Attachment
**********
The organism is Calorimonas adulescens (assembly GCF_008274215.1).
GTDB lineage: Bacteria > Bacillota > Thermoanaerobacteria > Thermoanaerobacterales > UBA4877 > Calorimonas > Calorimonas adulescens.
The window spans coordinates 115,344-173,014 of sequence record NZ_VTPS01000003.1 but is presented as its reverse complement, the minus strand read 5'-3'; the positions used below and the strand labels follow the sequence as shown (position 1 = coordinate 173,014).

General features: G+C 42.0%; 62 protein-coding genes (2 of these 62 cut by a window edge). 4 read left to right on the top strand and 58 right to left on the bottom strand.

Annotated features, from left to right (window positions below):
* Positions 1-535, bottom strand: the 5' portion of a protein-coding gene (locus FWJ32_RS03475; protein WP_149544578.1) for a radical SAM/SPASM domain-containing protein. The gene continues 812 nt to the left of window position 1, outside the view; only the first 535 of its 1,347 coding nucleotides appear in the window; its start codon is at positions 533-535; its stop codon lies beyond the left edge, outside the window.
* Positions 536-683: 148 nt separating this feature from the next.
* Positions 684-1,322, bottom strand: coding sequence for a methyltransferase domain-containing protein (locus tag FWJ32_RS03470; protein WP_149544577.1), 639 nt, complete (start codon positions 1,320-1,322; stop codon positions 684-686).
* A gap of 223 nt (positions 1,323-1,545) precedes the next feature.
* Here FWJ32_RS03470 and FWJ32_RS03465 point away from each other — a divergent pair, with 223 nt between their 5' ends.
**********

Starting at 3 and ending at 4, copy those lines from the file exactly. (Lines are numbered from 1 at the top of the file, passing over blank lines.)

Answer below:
The window spans coordinates 115,344-173,014 of sequence record NZ_VTPS01000003.1 but is presented as its reverse complement, the minus strand read 5'-3'; the positions used below and the strand labels follow the sequence as shown (position 1 = coordinate 173,014).

General features: G+C 42.0%; 62 protein-coding genes (2 of these 62 cut by a window edge). 4 read left to right on the top strand and 58 right to left on the bottom strand.